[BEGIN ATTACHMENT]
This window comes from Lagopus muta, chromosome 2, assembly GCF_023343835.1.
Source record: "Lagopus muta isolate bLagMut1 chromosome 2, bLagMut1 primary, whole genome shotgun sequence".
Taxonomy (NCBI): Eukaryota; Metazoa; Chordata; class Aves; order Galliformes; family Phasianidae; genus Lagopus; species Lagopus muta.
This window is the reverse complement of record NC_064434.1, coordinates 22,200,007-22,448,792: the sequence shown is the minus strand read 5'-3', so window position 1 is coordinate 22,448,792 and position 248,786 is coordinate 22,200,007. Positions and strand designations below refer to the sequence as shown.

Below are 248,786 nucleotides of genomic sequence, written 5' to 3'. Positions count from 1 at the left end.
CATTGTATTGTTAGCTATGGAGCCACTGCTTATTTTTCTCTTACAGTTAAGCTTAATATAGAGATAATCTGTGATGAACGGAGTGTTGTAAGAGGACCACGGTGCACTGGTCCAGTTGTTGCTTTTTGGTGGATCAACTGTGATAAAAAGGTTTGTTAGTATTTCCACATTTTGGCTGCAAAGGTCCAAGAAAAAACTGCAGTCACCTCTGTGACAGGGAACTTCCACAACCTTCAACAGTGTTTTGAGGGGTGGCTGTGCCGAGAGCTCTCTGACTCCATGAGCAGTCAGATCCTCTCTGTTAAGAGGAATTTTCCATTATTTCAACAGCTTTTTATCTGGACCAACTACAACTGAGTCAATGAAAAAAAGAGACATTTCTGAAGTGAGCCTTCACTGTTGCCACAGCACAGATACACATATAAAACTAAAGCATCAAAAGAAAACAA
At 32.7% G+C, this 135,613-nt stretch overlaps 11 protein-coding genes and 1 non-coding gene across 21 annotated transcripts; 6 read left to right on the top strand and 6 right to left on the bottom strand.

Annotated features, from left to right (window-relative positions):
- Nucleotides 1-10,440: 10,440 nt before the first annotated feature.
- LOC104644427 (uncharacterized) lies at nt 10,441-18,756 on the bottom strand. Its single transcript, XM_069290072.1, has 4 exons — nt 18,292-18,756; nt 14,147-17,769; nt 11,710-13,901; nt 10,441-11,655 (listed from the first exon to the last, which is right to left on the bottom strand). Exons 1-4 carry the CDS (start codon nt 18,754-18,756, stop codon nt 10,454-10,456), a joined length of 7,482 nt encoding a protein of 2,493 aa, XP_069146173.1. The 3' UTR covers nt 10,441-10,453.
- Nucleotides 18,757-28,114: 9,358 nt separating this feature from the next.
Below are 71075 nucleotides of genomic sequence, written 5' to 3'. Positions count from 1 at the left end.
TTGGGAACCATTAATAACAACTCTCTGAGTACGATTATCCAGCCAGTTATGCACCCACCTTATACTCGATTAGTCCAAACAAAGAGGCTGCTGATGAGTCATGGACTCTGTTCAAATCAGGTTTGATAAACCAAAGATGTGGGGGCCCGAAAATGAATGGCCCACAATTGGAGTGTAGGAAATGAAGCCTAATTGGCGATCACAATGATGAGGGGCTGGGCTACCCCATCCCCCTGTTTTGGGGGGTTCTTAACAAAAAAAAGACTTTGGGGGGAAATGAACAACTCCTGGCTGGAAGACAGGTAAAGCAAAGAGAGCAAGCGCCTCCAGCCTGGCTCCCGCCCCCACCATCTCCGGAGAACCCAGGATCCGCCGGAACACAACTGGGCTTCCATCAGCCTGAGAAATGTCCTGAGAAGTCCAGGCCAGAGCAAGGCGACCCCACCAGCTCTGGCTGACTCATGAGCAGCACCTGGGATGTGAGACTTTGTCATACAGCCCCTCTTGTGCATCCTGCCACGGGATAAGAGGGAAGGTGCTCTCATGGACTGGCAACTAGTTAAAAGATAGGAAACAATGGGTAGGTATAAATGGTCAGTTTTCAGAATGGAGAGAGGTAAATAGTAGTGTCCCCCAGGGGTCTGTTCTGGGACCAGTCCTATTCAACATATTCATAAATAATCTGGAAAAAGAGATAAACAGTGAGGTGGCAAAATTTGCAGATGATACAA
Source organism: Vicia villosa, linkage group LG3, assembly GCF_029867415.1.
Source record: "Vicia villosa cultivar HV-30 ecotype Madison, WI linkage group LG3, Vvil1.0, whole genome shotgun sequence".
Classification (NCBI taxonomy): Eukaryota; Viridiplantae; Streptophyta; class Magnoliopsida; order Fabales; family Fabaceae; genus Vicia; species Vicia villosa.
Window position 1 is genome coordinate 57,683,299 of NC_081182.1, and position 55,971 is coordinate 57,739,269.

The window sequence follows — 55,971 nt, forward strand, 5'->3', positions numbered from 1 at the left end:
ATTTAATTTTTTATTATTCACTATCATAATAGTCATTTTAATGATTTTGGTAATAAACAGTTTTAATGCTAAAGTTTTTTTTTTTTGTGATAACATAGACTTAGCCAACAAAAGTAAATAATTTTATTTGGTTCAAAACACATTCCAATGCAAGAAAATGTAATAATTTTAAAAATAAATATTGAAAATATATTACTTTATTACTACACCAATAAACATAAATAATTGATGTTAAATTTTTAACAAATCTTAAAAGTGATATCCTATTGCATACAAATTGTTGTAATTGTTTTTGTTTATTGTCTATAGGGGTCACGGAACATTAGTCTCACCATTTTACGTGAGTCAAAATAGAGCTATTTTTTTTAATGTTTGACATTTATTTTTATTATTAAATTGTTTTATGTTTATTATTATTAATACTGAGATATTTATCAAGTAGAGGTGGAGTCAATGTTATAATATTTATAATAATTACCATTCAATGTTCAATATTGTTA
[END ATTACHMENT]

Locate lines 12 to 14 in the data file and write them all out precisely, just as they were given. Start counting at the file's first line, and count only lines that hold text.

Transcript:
Below are 71075 nucleotides of genomic sequence, written 5' to 3'. Positions count from 1 at the left end.
TTGGGAACCATTAATAACAACTCTCTGAGTACGATTATCCAGCCAGTTATGCACCCACCTTATACTCGATTAGTCCAAACAAAGAGGCTGCTGATGAGTCATGGACTCTGTTCAAATCAGGTTTGATAAACCAAAGATGTGGGGGCCCGAAAATGAATGGCCCACAATTGGAGTGTAGGAAATGAAGCCTAATTGGCGATCACAATGATGAGGGGCTGGGCTACCCCATCCCCCTGTTTTGGGGGGTTCTTAACAAAAAAAAGACTTTGGGGGGAAATGAACAACTCCTGGCTGGAAGACAGGTAAAGCAAAGAGAGCAAGCGCCTCCAGCCTGGCTCCCGCCCCCACCATCTCCGGAGAACCCAGGATCCGCCGGAACACAACTGGGCTTCCATCAGCCTGAGAAATGTCCTGAGAAGTCCAGGCCAGAGCAAGGCGACCCCACCAGCTCTGGCTGACTCATGAGCAGCACCTGGGATGTGAGACTTTGTCATACAGCCCCTCTTGTGCATCCTGCCACGGGATAAGAGGGAAGGTGCTCTCATGGACTGGCAACTAGTTAAAAGATAGGAAACAATGGGTAGGTATAAATGGTCAGTTTTCAGAATGGAGAGAGGTAAATAGTAGTGTCCCCCAGGGGTCTGTTCTGGGACCAGTCCTATTCAACATATTCATAAATAATCTGGAAAAAGAGATAAACAGTGAGGTGGCAAAATTTGCAGATGATACAA
Source organism: Vicia villosa, linkage group LG3, assembly GCF_029867415.1.